The Rachel Maddow Show, Transcript 05/13/15

Guests: Michael Nutter, Samantha Phillips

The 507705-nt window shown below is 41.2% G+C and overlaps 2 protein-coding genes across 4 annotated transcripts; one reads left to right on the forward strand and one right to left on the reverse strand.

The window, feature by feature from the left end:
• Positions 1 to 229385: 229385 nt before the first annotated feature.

RACHEL MADDOW, MSNBC HOST: Good evening, Chris. It`s great to have you there, man. Great reporting this hour. Great. CHRIS HAYES, "ALL IN" HOST: You bet. MADDOW: Thanks to you at home as well for staying with us for the next hour. This orange box, this is called an event data recorder. When there`s a transportation accident, that is the thing that usually holds the answers -- or at least some of them -- about what went wrong. We tend to call this thing a black box. As you see, it is fluorescent orange. And that makes sense. And they want to be able to find it more easily in the case of a wreck. We are pretty familiar with the fact that airplanes are typically equipped with data recorders like this, flight data recorders. But the one you see here is a locomotive data recorder. It`s a similar piece of equipment, but this is the kind that`s installed on trains, and that specific one is the locomotive data recorder that was pulled from Amtrak train 188 today, which is traveling from D.C. to New York at this time last night, when it suddenly derailed and crashed while rounding a curve on its way out of Philadelphia. Seven people confirmed dead at this point, more than 200 people injured. As to what happened and why, what we`ve learned substantively about the derailment so far today has largely come from that data recorder. Investigators confirming that the recorder indicates that the train at the time of the derailment was traveling at more than 100 miles an hour, through that curve. That`s more than twice the posted speed limit for that stretch of track. NTSB officials say the train reached a peak speed of 106 miles per hour, the train`s engineer then, according to the data on this recorder tried to apply the brakes in the very last few seconds before the derailment and the crash, but hitting the brakes when it was going 106, the train was only slowed down to about 102 miles an hour, before the data recorder stopped recording, apparently because the train at that point derailed and crashed. NBC News tonight has been able to confirm the identity of the train`s engineer. So, the locomotive engineer is the person driving the train, the conductor is the person who`s in the passenger compartment of the train mostly and overseeing the other staff that interacts with passengers. That would be the conductor, but the locomotive engineer is the person driving the train. He`s been identified now as a 32-year-old Amtrak employee who is believed to live in New York City. So far, the locomotive engineer does not appear to be actively cooperating with the investigators in this incident. He was brought to the police station after the crash last night, but he reportedly declined to give a statement to Philadelphia law enforcement officials before he eventually left the station along with his lawyer. Federal investigators have been on scene at the site of the derailment all day today. They said they recovered not only the train`s data recorder, but also a forward facing video camera that is mounted at the front of the train. That may provide yet further valuable data about what happened here and why. Both of those devices were initially sent to Amtrak headquarters in nearby Wilmington, Delaware, to have their data downloaded. But then after going to the Amtrak headquarters first, those devices then were sent to the NTSB lab in D.C. for further analysis. Earlier today, investigators also removed some pieces of the track. You can see here on this flatbed, pieces of the track that appear to have been relevant to the incident last night. The segments of track were hauled away by truck today. They have been moved to a secure location, where they will be analyzed by federal investigators, the locomotive to the engine and a number of the derailed passenger cars are also being removed to a secure location, we are told tonight that one of the Amtrak passenger cars has already been removed from the site. When the sun rose today, that was essentially the first opportunity for local officials and first responders to really see the full extent of the damage. Last night, in our initial coverage, we had lights from helicopters and from flashlights and from news cameras, but we couldn`t really get a whole sense of the damage. When the sun rose today, we can see all seven cars at this passenger train derailed. The engine was relatively new engine. It came into service just last year apparently. But the engine also itself derailed. One of the very difficult questions that remains even at this hour is whether all the people on board that train have been found. The death toll from this accident as I said, it stands at seven people tonight. At least eight more people are in critical condition. And some of those folks in critical condition are said to be tough shape. As the day has gone on, a number of people who were killed in this accident have been identified by their families or by their employers. But local officials have stopped short by saying the search for more victims is over. Sniffer dogs have been brought in to comb through the accident scene, comb through the wreckage. The search zone, in terms for looking for victims was extended earlier today to account for people who might have been thrown out of the train. But it does remain a question tonight, a very difficult question, as to whether this is now just a full on investigation into what went wrong in this crash, or whether this is still an active search and recovery mission, if not a search and rescue mission. Joining us now is the mayor of Philadelphia, Michael Nutter. Mayor Nutter, it`s been a long and difficult 24 hours for you. Thank you very much for being with us. MAYOR MICHAEL NUTTER (D), PHILADELPHIA: Sure. Thank you, Rachel. MADDOW: Let me just ask, first of all, you`ve been -- you`ve been very good letting people know the status of the investigation, the latest that you understand about the scale of the problem. Is this still a recovery operation? Are you confident the cars have been searched, all the victims have been found? NUTTER: Rachel, we`re still in a search and recovery mode. We want to make sure that we have, in fact, accounted for all of the people that may have been on that train, as I think you were trying to indicate in your earlier segment, a number of people bought tickets, that does not necessarily mean that all of those individuals actually were on the train. So, we`re trying to sort through all of that data and information using the Amtrak manifest of customers, and people who bought tickets, versus the folks that we served, and transported last night, with incredible support by the Philadelphia fire department, police department, EMS personnel, SEPTA, mass transit organization providing buses. There was a massive life saving operation last night. Unfortunately, we did lose seven Americans. And for that, we are deeply sorry. MADDOW: In terms of the operations that continue onsite, do you have anything you need? Is there anything else you need in terms of support or logistics? I know just getting light on the scene was a real challenge in the initial response last night. Is there more that you need that you don`t have? NUTTER: No, we have all the resources that we need, and we did get those -- what we call kind of light cannons. We got -- there was a ton of light out there later in the evening. We have to make sure the scene was secure and stable. That the train had itself cooled down and it was safe to have personnel at that part of the site. But Governor Wolf has been here two nights in a row. We`ve had numerous members of Congress both from the House and the Senate, the true bipartisan response to all of this. We have an incredible array of public servants and agencies, local, state and federal working in partnership. We have all the resources that we need, but we`re going to continue the search and rescue. Just to be sure, as best we can possibly be, that we have accounted for every person that we think might have been on that train. MADDOW: In terms of why this happened? Do we know yet if the engineer, the locomotive engineer who`s actually driving the train, do we know if he has spoken with investigators, if investigators have had the access to him that they want to have to him? Do we know -- he`s got a key role in explaining what happened here, do we know what position he`s at with regard to the investigation now? NUTTER: Well, all I can tell you about the engineer is that he was injured. He was in the engine compartment. Obviously, that engine separated as your recreation video shows, separated from the rest of the train, tumbled over a number of times. He was injured but he was treated for his injuries. He then -- police did interview him. And then he was released. I think the issue now is, what did he say? I don`t know exactly what he said, quite honestly what he may have said is, I don`t want to say anything. And at that point, we have to let the person go. As the investigation moves on, you know, that situation may change. And -- but at this point in time, I know that the NTSB and possibly other agencies at some point will want to talk with him, and hopefully he will cooperate. MADDOW: The NTSB process is a slow, and scientific and deliberate one. It`s part of the reason they speak with authority when they pronounce a cause when something like this happens. NUTTER: Yes. MADDOW: Is it your feeling that everybody, including yourself, should wait until the NTSB has completed everything all together? Or at some point, do you think it would be safe to say what happened here, and why, and who is at fault if someone clearly is at fault? NUTTER: Well, the first is as you said, the NTSB is the best at what they do. And everyone respects their work, the thoroughness of their work, and it does take some time. But what we have experienced, they were on the ground about 4:00 or 5:00 a.m. this morning. Twelve hours later, they were putting out some very important factual information as a result of getting information from their event recorders or the black box. What was the speed of the train? What was the rating for speed at that curve? And talking about the PTC system and the like. So, that information came out pretty quickly, but the NTSB personnel indicated, and the board member on the ground that they`ll have a series of releases of information. We certainly want to have more information before any judgment. There are just some facts here. If you are going 106 miles an hour on a 50-mile an hour rated curve, you got to figure something bad is going to happen, and is at least contributing factor to the devastation we saw and the loss of lives and all the injuries. We don`t know exactly what else was going on, I don`t know what was going on with the engineer, did something else happen in the engine compartment, and all of those other questions remain to be answered. But this is a tragedy. Seven people lost their lives. Hundreds of people injured and traumatized by a horrific accident that clearly could have resulted in even greater loss of life. It`s amazing that more than 200 people were able to walk away from that train accident last night. Again, the graphic pictures that you have on your newscast, viewers can appreciate that it was very difficult for those passengers and they were still able, most of them to walk away. MADDOW: Philadelphia Mayor Michael Nutter, a man under incredible pressure right now, including for your time -- thank you so much. I really appreciate taking the time to explain to us. NUTTER: Thank you. MADDOW: Take good care of yourself through this, Mr. Mayor. NUTTER: Sure, I will. MADDOW: Thank you. NUTTER: Thanks, Rachel. MADDOW: All right. There`s much more ahead including a fix that investigators are already saying would have prevented this crash and should have been in place any day now. It just wasn`t there yet. It`s incredible information and that`s next. Please stay with us. (COMMERCIAL BREAK) MADDOW: So, it turns out there`s very specific news tonight, not just on what went wrong in Philadelphia with this train crash last night, there`s specific news about why this train crash wasn`t prevented even though we know exactly how to prevent that kind of crash. We`ve also got other news coming up from outside this Philadelphia story. There`s a lot to come tonight. Please stay with us. It`s a big night in news. (COMMERCIAL BREAK) MADDOW: OK. I will warn you here on this subject, I am having a feeling. Fair warning. OK, here it goes -- in September of 2008, the city of Los Angeles had its worst train accident ever, it was in L.A. This was some of the NBC News national coverage at the time of that accident. Watch. (BEGIN VIDEO CLIP) REPORTER: The Metrolink commuter train may have been carrying as many as 350 passengers and it left Los Angeles less than an hour earlier, when it slammed into a freight train in Chatsworth, a suburb about 20 miles from Los Angeles. This passenger was all the way in the back of the last car. PASSENGER: It was like crashing and everything. It was glass, plastic, people were flying, I was flying. Thank God I did not have a table in front of me. I flew into my friend`s lap. REPORTER: Those in the first car were not as fortunate, as the car derailed and the inside of the passenger cabin was crushed. UNIDENTIFIED MALE: You can actually see the metro link engine pushed inside of the passenger car. It must have been a very traumatic crash. REPORTER: Friends and relatives rushed to local hospitals. Some learning their loved ones were lost. RELATIVE: One of my uncles is really injured. And my other uncle, he didn`t make it. REPORTER: There`s no word yet how or why this happened except to note the obvious -- there is only one track here, and horribly both trains were on it. (END VIDEO CLIP) MADDOW: Both trains were on the one track. What happened in that Metrolink commuter train crash in L.A. in 2008, what happened there was human error. The engineer who was operating that commuter train with 350 people on board missed a signal. The train was operating the way it should have. The signaling system was operating the way it should have. The track was intact. There was nothing physically wrong with any part of the rail system that day. But there was something wrong with the engineer. The engineer was on his cell phone, he was texting. Because he was on his cell phone texting, he therefore missed that signal that was telling him there was another train on the track ahead and he should not proceed down that track. The engineer missed that signal, and that Metrolink train he was driving smashed on the freight train and 25 people were killed, 25 people killed, including the Metrolink engineer who was on his cell phone. Twenty-five fatalities is a huge number of fatalities, right? More than 100 people injured badly enough in that crash to be taken to the hospital. It was the worst rail incident in L.A. history, and we know exactly why it happened. That was September 2008. By the following month, by October 2008, believe it or not, Congress actually stepped up and did something to try to stop something like that from ever happening again. Within five weeks of that crash, Congress passed this act, the Rail Safety Improvement Act of 2008. And it mandated that all rail lines in the U.S., passenger rail lines, commuter rail lines, freight rail lines, everybody, would have to get just slightly more modern -- and not like, you know, hydrogen powered cars and jet packs and futuristically hypermodern stuff, just some basic systematic safety upgrades that would take advantage of the fact that we are now a society that has things like computing machines and GPS. This is not the most high-tech stuff. What they mandated for the U.S. rail system is something called positive train control. It`s a very basic avoidance system that reduces the risk that something like stupid operator error or a train conductor having a heart attack at the engine, or the train conductor falling asleep or something. It reduces the chance that something unfortunate but human and predictable like that could result in a train derailment or a train collision. Basically, positive train control is a system that monitors speed limits and track signals electronically. It signals to the train engineer, if it seems like something is wrong, if the train seems to have not noticed a signal or if the train is speeding, right? If the train engineer doesn`t respond to that signal, positive train control as a system can then override the human. Override that locomotive engineer and automatically slow the train down or stop the train essentially by remote control. This sort of system does require equipment upgrades to trains, it requires putting a lot of basic train infrastructure essentially on the grid, it requires some GPS technology. But again, this is not like learning to live on Mars, right? This is basic kind of Atari level computerized safety systems for America`s trains. And they passed that law five weeks after that terrible Metrolink crash in 2008 that killed 25 people in L.A. It passed in 2008. They set this cushy, fat deadline of more than seven years for our country to actually put this system in place. The deadline by which all major rail lines in the U.S. are supposed to have positive is the end of this year, December 31st, 2015. And, you know, the rail industry like every industry, they don`t like being told what to do, they`ve been lobbying hard to push that deadline back even further. Seven years is too fast for them to implement that system nationwide. They want more time. They want even more years. They have found a lot of sympathetic ears in Congress in terms of legislators who might want to give them more time. But even if Congress doesn`t extend it, if the existing 2015 deadline holds, the existing 2015 deadline was still too late for these poor people. This is a Metro North commuter train crash that happened December 1st, 2013. I remembered that date. I didn`t have to look it up today because one of the people who died in that train crash was a sound engineer who worked here at the "Today" show. He was on the train that morning coming to work early, because he was going to be helping set up the broadcast for the delivery of the big Rockefeller Center Christmas tree that we get delivered here every year right at the beginning of the year. His name was James Lovell (ph). He worked at the "Today" show for 20 years. He was one of four people who was killed that morning in that train crash. In that crash, it is a actually a miracle that no more than four people didn`t die. Unlike the L.A. crash that had had happened five years earlier, this one was one train crashing, it didn`t hit anything. It was one train derailment. And there are actually some eerie similarities between that Metro North crash in 2013 and what happened last night in Philly. The train was about the same size in both instances, but the Metro North train that crashed in 2013 and the Amtrak train last night. Both of them had seven cars. In both cases, it was a single train that doesn`t appear to have hit anything else but the trains, nevertheless, derailed. In both instances, both of these derailments happened on sharp curves in the tracks. The Metro North derailment in 2013 happened on one of the sharpest turns in the whole Metro North system. That Metro North crash happened just north of Manhattan, at a curve in the river, it`s called Spuyten Duyvil, it`s technically in the Bronx. Part of the reason I said that a lot more people very easily could have been killed in that crash is because the reason those tracks curve dramatically at that Metro North site, the site of the derailment, is because of how close the rail line gets to the river there. When that train derailed, those cars -- see the water at the bottom of your screen -- those cars went spilling toward the river. Had they gone into the river, we may not just have seen blunt force crash injuries that we see among the passengers on that train. We might have also have mass drownings. Both that Metro North crash in 2013 on that curve and that Amtrak crash last night in northeast Philly was -- which was also on a very sharp curve, that was also one of the sharpest curves in the whole system of rails that Amtrak travels, in both of those cases, we had trains traveling alone on a sharp curve. And conclusively, in the case of the Metro North crash of 2013, and at least preliminarily in this train crash last night in Philadelphia, it appears that the cause was the same. It appears that what caused the derailment was the train traveling at a very high rate of speed into a very sharp curve. We do not yet know why that happened last night in Philadelphia in this derailment that claimed seven lives already and may yet claimed more. In the Metro North crash in 2013 that killed four people, the NTSB determined conclusively that the reason the train engineer was speeding at more than 80 miles an hour going into that 30-mile-an-hour curve in Spuyten Duyvil was because the train engineer was tired. He wasn`t necessarily completely asleep. He told investigators he was zoning out. He was the guy who had sleep apnea, so he didn`t sleep well ever. He had gotten up at 3:30 that morning that day to start a shift. He had not been working that very early morning shift for very long. It seems like maybe his body was just not used to it and he self-described the problem. He said he basically zoned out with his hand on the throttle, he was going 80 heading into that 30 mile an hour curve. And more than 100 people were sent to the hospital and four people lost their lives. And yes, Metro North had said that they would eventually get around to installing this positive train control system. They were working on it. That positive train control system would have overridden him zoning out on the tracks and slowed the train down on its own. They were working on it. They were going to get that in place. But this crash happened in 2013. The deadline to get that system in place wasn`t until the end of 2015. So, well, what was the rush? The NTSB concluded in that crash that had the positive train control system been in effect on that December morning in 2013 when the Rockefeller Center freaking Christmas tree was being delivered in New York City and James Lovell was on his way to work, had that system been hurried up and put into effect on that stretch of track, that train crash never would have happened and those people would not have died. (BEGIN VIDEO CLIP) CHRISTOPHER HART, ACTING NTSB CHAIRMAN: Contributing to the accident was the absence of positive train control or PTC. All of these deaths and injuries were preventable. PTC would have prevented this derailment by automatically applying the brakes even when the engineer did not. For decades, the NTSB has repeatedly called for the implementation of PTC. Thankfully, Congress has mandated the use of this technology by the end of next year. Thank you, Congress. (END VIDEO CLIP) MADDOW: Yes, thank you, Congress. But no rush. We are really good at investigating these kinds of disasters when they happen. We find out why they happened and we then find out what would have prevented them from happening. Positive train control, this whole safety system that we know how to do, it would have prevented the fatal commuter train crash in Massachusetts where the train operator fell asleep. It would have prevented the Metrolink crash in Los Angeles. It would have prevented this fatal commuter train crash in Massachusetts where the train operator fell asleep. It would have prevented that Metro North crash at Spuyten Duyvil just north of Manhattan where the tired train conductor zoned out and four people died. And if it bears out that what happened last night in Philadelphia is that for some reason, heading into that 50-mile-an-hour curve, that train was being driven at over 100 miles an hour, and the breaks were applied way too late deep into the curve, only three seconds before the derailment flung those cars off those rails, then, yes, positive train control would have stopped that crash, too, and save all of those lives in Philadelphia, too. But the system is not in place yet. Amtrak has been slowly getting that system in place, piece by piece, you know, patching the funding together, doing bits of track and bits of track there. They got positive train control in place along some of the track and some of the Northeast corridor but not everywhere, and not in Philly, not where the plane crash happened last night. And so, all of those people died. (BEGIN VIDEO CLIP) ROBERT SUMWALT, NTSB BOARD MEMBER: It is not installed for this area where the accident occurred, where the derailment occurred. That type of a system, we call it a positive train control system. That type of system it is designed to enforce the civil speed to keep the train below its maximum speed. And so, we have called for positive train control for many, many years. It`s on our most wanted list. Congress has mandated that it be installed by the end of this year. So, we are very keen on positive train control. Based on what we know right now, we feel that had such a system been installed in this section of track, this accident would not have occurred. (END VIDEO CLIP) MADDOW: Had the system been installed, this crash would not have occurred. This is not a mystery and this is also not hard. This is not rocket science, right? This is not desalinating the ocean. This is not curing cancer. This is something we know how to do, and we`ve done it in patches, pieces of track here and there. And we also know that we need to do it. It`s no mystery here, because what we need to do is something that we need to do concerning our nation`s infrastructure, honestly as a nation we really can`t be bothered to get stuff like this done. It`s almost like our political system is designed to fail our infrastructure. I mean, the people, American people, left, right and center, want infrastructure investment. It`s one of the few things that all Americans agree by large margins, regardless of where we all coming from ideologically, we all agree that we should invest more in our infrastructure. We ought to upgrade our basic national infrastructure, especially around transportation, whether that`s roads, and bridges, and highways, or trains, or airports, or whatever, Americans would like to see that stuff taken care of and improved, it seems like a core government function, we would all like to work. It benefits us all. Politicians, however, don`t like voting for it. Especially in cases like this rail safety stuff, where there are corporate interests who want it not to happen. I mean, on this positive train control thing, industry`s been complaining for years that even the seven-year rollout was far too quick for them. They`re pushing in Congress now to not have to put the system in place until the year 2020. Yes, what`s the rush? And it happens on all these issues. Yesterday, just hours before the Amtrak derailment, the American Petroleum Institute sued to block new safety rules for oil trains specifically. They want more years before they have to retrofit unsafe cars that are being used to transport crude oil around the country, the ones that have this nasty habit of blowing up everywhere. They want more time to deal with that problem, because the status quo is OK with them. The new oil train rules would also require them to have an electronic braking system. It`s not that different a safety concept than the whole positive a train control thing than rail more broadly. But the people who make money shipping oil by rail would prefer to do it as cheaply as possible. They`re not interested in that new braking system thing. So, they`re suing to not have to do it. They don`t mind things the way they are now, despite the occasional apocalyptic fireball, don`t rush them. What`s the hurry? The American people are voting with their feet. People want to ride the train. Amtrak ridership, particularly in the Northeast corridor has been going up and up and up, setting a new ridership record every year since the year 2000. Even as, honestly, as an Amtrak fan, I can tell you, the service has been getting worse. It`s been getting less on time. It`s been getting more expensive with each passing year, because the system is starved of funds and it`s not getting any younger, and is a complicated moving piece of working infrastructure, it keeps getting older and we keep not investing and fixing it, and improving it and it keeps getting worse. But Americans want to be able to travel this way, because we need this form of travel as a country. We just do. There`s a reason every other country in the world has this too, and mostly has it better. You need to be able to travel by train. Just in the Northeast corridor, which is the most heavily trafficked rail in the country, they say for 2015, they needed about $2.8 billion in terms of capital maintenance, they got about a billion dollar less than that this year to operate. Today in the House, hours after this fatal Amtrak derailment in Philly, which the NTSB already says probably could have been prevented with these safety improvements that we know that we need to do and we just haven`t gotten around to yet as a nation, just hours after that crash today, an appropriations committee in the House voted to cut funding for Amtrak because they don`t like voting for things like Amtrak. There`s no mystery about this disaster in L.A. There`s no mystery about this disaster in New York. There`s no mystery about this disaster in Philadelphia, and what caused all of those lives in all of those places, there will be no mystery about the next one that happens, just like this. We know what we need to do. It`s just our government won`t make it happen. One last thought on this: when we heard today first from anonymous sources and officially from NTSB that the speed of that train heading into the curve was over 100 miles an hour, there was this collective gasp, a sort of horrified recognition among Americans that that speed must have been what caused the crash, we`re still awaiting the full investigation, the final results from the NTSB, but when we heard today, this idea of the train going over 100 miles an hour, down those tracks ratty old tracks through Northeast Philly, we almost intrinsically knew as Americans that that spelled catastrophe, that that was the problem, that something was wrong with that, 100 miles an hour, 106 miles per hour? Clearly that was the problem, we knew it. Between the cities of Barcelona and Madrid, the average train speed is 154 miles per hour. That`s not the top speed. That`s the average speed. Trains between Tokyo and Osaka go 200 miles an hour. For us, the richest, most powerful nation on Earth, the average train speed on our Northeast corridor which is our showpiece for our high-speed trains, our average speed is 68 miles per hour. And we know intrinsically with every breath, that if you go over 100 miles an hour, we know even this early that that will mean the engine and passenger cars will end up flying off the rails and crumbling like soda cans and people will die, because we can`t handle that kind of speed here. We are a great nation that has allowed the world-class national infrastructure that our grandparents built and our parents handed down to us to erode and suffer and starve to the point that it is decrepit and deadly. This is a failure of governance. This is on Congress` head. (COMMERCIAL BREAK) (BEGIN VIDEO CLIP) NUTTER: If you`re going 106 miles an hour on a 50-mile-an-hour-rated curve, you got to figure something bad is going to happen. And is at least a contributing factor to the devastation we saw, and the loss of lives and all the injuries. (END VIDEO CLIP) MADDOW: Philadelphia Mayor Michael Nutter speaking on this show just moments ago, saying speed in this case was at least a contributing factor to the devastation we`re seeing tonight in Philadelphia. Joining us now is NBC News correspondent Tom Costello, who`s in Philly. Tom, thanks for being with us. TOM COSTELLO, NBC NEWS CORRESONDENT: Yes, I got to tell you, the mayor really kind of changed his tune over the last 90 minutes or so, because earlier in the evening, he said that the engineer had to be an idiot, he said the behavior was very risky and completely inappropriate. He really laid it down. I mean, he blasted the engineer. And then I witnessed what happened. What happened was the NTSB board member pulled him aside, pulled his PIO aside and said, you can`t go down this road yet, you cannot be already judging the engineer. You can`t be -- you know, the entire scene of the judicial process here, we don`t know if this engineer had a medical issue or if there was something else going on that might have contributed to the crash. We don`t know if there`s some sort of a mechanical issue. You saw the mayor become much more circumspect when he did the interview with you. I interviewed him, he was much more low keyed. He really changed his tune. But, clearly, as he said to me, emotions are very high with people who really are very concerned about this train`s speed and what may or may not have been happening there in the cab. MADDOW: So, Tom, the NTSB is clear, and they feel like they have a clear factual basis from that data recorder, to say that they know that -- they know what the speed of the train was, they can say circumstantially that the speed of the train was inappropriate for that section of track. But they have no reason to speculate as to the cause for the speed. As to why the train was going that fast. COSTELLO: You know, I covered the NTSB for 11 years. They don`t speculate. They will lay out the facts as they have them, when they have them, and they`re very transparent in that regard. But -- if the public at large wants to draw conclusions, that`s up to the public at large. But the NTSB simply gathers information, releases factual information as it has it, but then ultimately, it goes down this very methodical and scientific path to come up with the conclusion that could take weeks, months, or even in some cases even more than a year. You know, there`s a very famous case about 18 to 20 years ago, where they had another train accident, and they thought they understand what the accident cause was, only to learn later that the engineer was diabetic, he couldn`t see colors and therefore wasn`t seeing the change in the signals. MADDOW: Wow. COSTELLO: But nobody knew that he was diabetic, he didn`t tell anybody, his doctors didn`t even know he was an engineer. So, it wasn`t until they found the diabetic medicine did they realize what was the cause. So, sometimes it`s not what you see right up front. We`ll have to see how this plays out. MADDOW: In terms of all the investigation goes forward, clearly talking to the engineer will be a key part of the investigation, right? He will have to be part of the way they investigate this. The NTSB saying today that they haven`t spoken to him yet. COSTELLO: Yes. MADDOW: In your experience covering this sort of this, is it unusual they haven`t talked to him yet? COSTELLO: Well, here`s what`s a little bit unusual is that we are -- we`ve heard from law enforcement sources they haven`t been able to get an in-depth interview, and the NTSB has not done an in-depth interview. But there seems to be a little bit of gray, a wiggle room in there. We`re not sure if maybe they have a very -- police had a casual conversation with him at the hospital. It`s not unusual to wait a day or two, after the -- to get the emotions to settle down, he may want to consult with his attorney or his union rep. That`s not unusual, before you actually sit down very often a union rep`s office, and you have the formal interview with the NTSB. You may have a separate interview with police if this has becoming a criminal investigation. Keep in mind, the NTSB`s investigation is not criminal. It is simply to figure out what happened, and try to ensure that something like this doesn`t happen again. MADDOW: NBC`s Tom Costello -- Tom, that`s very, very clarifying. Thanks for helping us understand that. We appreciate it. COSTELLO: You bet, sure. MADDOW: Thanks. All right. We got lots more ahead. Please stay with us. (COMMERCIAL BREAK) MADDOW: This has been a jam-packed news day. We`re going to have the latest coming up on some of the days other stories, other than Philly, including a vote by Republicans in Congress late today that went really under the radar but really does deserve some national attention. We`re going to have that story coming up. As well as the latest on the ground in Philly, including the city`s head of emergency management. She`s here live in just a moment. There`s a lot still to come tonight. Please stay with us. (COMMERCIAL BREAK) MADDOW: As we first started to cover this story last night, we started to hear from the first survivors of the cash, honestly, as we got a sight of the crash site, one of the worries was that there might still be survivors or even just bodies trapped in those destroyed cars. Last night, first responders recovered three bodies onboard the wrecked train, and two bodies nearby, people who had been thrown from the train. Overnight last night, one of the critically injured passengers who had been taken to Temple University Hospital succumbed to his wounds and died in hospital and became the sixth known fatally. And then, today, just as we feared, they did today discover another body on the train, it brought the confirmed death toll thus far to seven. The victims who`ve been identified by friends and families so far are this man, Abid Gilani, who was a senior vice president at Wells Fargo. Also, Jim Gaines, who was an award winning video software architect for the "Associated Press". Also, Justin Zemser, who is a young midshipman at the U.S. Naval Academy in Annapolis, he was on leave and heading back home to where he was from, heading back home to Queens, New York. Also, Rachel Jacobs, who was CEO of a tech company called ApprenNet. City officials say around 200 people were treated at Philadelphia hospitals since the derailment, Temple University Hospital in Philly admitted the most patients last night. They admitted 54 people in total last night, 23 of those 54 are still being treated now, including eight people who are currently listed in critical condition at Temple. Dr. Herbert Cushing is chief medical officer there. (BEGIN VIDEO CLIP) DR. HERBERT CUSHING, TEMPLE UNIVERSITY HOSPITAL: I was startled to hear as we ran down the list of the patients this afternoon, almost everybody had rib fractures. The rib fractures tell me they rattled around in the train cars a lot, to get a lot of rib fractures. REPORTER: How would you characterize this as a test for Philadelphia`s medical infrastructure? Did it work out OK? CUSHING: Yes, it did. I was very pleased. Things came together last night very well, in a few hours, the trauma team, the doctors and nurses that trained to do this, responded wonderfully. So, I think it was a test, and I think we passed it. (END VIDEO CLIP) MADDOW: The chief medical officer at Temple University Hospital, which is the hospital that has handled the lion`s share of these scores of injuries in this mass casualty event in Philadelphia. Joining us now is Samantha Phillips. She`s director of emergency management for the city of Philadelphia. Her office has been coordinating the city`s response to the derailment since last night. Samantha Phillips, thank you so much for being with us. SAMANTHA PHILLIPS, PHILADELPHIA DIR. OF EMERGENCY MANAGEMENT: Thanks for having me. MADDOW: It`s now almost exactly 24 hours since the crash. What right now is the most pressing thing that your office is working on right now? PHILLIPS: We`re actually starting to de-mode a little bit. And so we`re trying to get back into normal operation to the extent possible. We are still finalizing some reconciliation of the person data. So, working with our hospital community, certainly Amtrak on trainman fest information, tracking where we sent patients, and then, of course, working on family assistance center operations with Amtrak. MADDOW: How large is that problem? How many people are in a status right now where you don`t know where they are or if, in fact, they were on the train? PHILLIPS: I`m happy to say that the problem has reduced greatly over the course of the day. We`ve had a lot of luck in matching all of these different data sources. We do still have a few problems that we`re working and want to make sure everyone is safely accounted for. Those who haven`t called into Amtrak`s 1-800 number. They should do that. That`s 1-800-523-9101. We really do want to make sure we hear from everybody if you`re safe and with your loved ones. Please just let us know so that we can move on and make sure we`ve got everybody accounted for. MADDOW: Not to press you too much, but are we talking about a ballpark, a hundred people or more than that, a dozen people or less than that? PHILLIPS: No. Yes, it`s far less. We`re sort of in the sort of high single digits, low double digits at this point just doing some final counting of people. MADDOW: I have to ask, last night after the train derailment, it started to become clear how big of an incident this was, how did your office or whoever did, alert local hospitals that they were about to receive dozens of patients, maybe even hundreds of patients, people seeking treatments all at once. Logistically, did you have a plan for how something like that worked? PHILLIPS: Yes. We had a couple of plans that we had to implement last night. Coincidentally, we`ve just been in the process of finalizing the city`s mass casualty plan and Monday, we did a workshop and exercise of that plan. So, we were really well prepared for something that happened Tuesday evening. So, we do many things. One, working with our fire department who coordinated emergency medical services. We provide notification to hospitals. And really, once you see you have an incident the size we saw on Tuesday night, it`s really just about kind of launching the system, getting as many resources and services as possible. It`s always easy to stand things down and recall things. But we wanted to make sure we had everything on scene to deal with what could have been -- and ended up being hundreds of people who needed some support. MADDOW: Samantha Philips, people watching you and Mayor Nutter and others in Philadelphia responding that, there are kids all over the country thinking maybe I want to be a director of emergency management for a city some day, watching you guys do this crucial work at this crucial time -- thanks for your work. Thanks for helping us understand. PHILLIPS: Thanks very much. MADDOW: Thanks. All right. We`ve got more ahead. Stay with us. (COMMERCIAL BREAK) MADDOW: Obviously, today`s news dominated by the Philadelphia Amtrak crash. But just a couple of things to get you up to date in terms of what else is going on in the news. We`ve had eyes all day today in Texas where large swaths of that state are flooded and flooding as rain continues to lash Texas. Parts of Texas got as much as 10 inches of rain over a three-hour period. That was in one section of Houston today. Officials in north Texas have decided to release water from some Texas lakes in order to avoid breaching dams on those bodies of water trying to avoid catastrophic flooding from breached infrastructure there. National Weather Service issuing flash flood warnings for portions of Texas all across that state. We`re going to keep you posted on further developments as we keep watching that. Also in political news today, in Washington late today, House Republicans succeeded in passing their latest abortion ban. That was an almost 100 percent party line vote. They passed in the House today a bill to ban abortions nationwide federally after 20 weeks of pregnancy. The House passed this bill that would ban abortion after 20 weeks. It was a vote of 241-184. Even if the bill does pass the Senate, which is hard to believe that it would, this bill will not become law under this president. The White House has formally threatened to veto the bill if it reaches President Obama`s desk. The White House pretty secretary today went so far as to refer to the bill as "disgraceful". So, it`s not going to become law, but it doesn`t mean that it`s not still a top priority for House Republicans today. We`ve got much more ahead. Stay with us. (COMMERCIAL BREAK) MADDOW: It`s been just over 24 hours since an Amtrak train derailed and crashed in north Philadelphia. Seven people were killed. We`ve learned a lot about this disaster in the last 24 hours. Investigators today said the train approached the 50-mile-an-hour curve going 106 miles per hour. We know the brakes were applied, but far too late. The train only slowed to 102 miles per hour before the data recorder stopped recording because of the derailment and the crash. An NTSB official said today this accident could have been prevented if a system called positive train control had been in place. That system is required by law everywhere in the U.S. by the end of his year, but it wasn`t in place yet at the site of this crash last night. Congress is mulling giving railroads even more time before they have to put that system in place even though it`s known now that it would save lives, including likely the lives lost last night. That does it for us. Thanks very much for being with us tonight. We`ll see you tomorrow. Now, it`s time for "THE LAST WORD WITH LAWRENCE O`DONNELL". Good evening, Lawrence. THIS IS A RUSH TRANSCRIPT. THIS COPY MAY NOT BE IN ITS FINAL FORM AND MAY BE UPDATED. END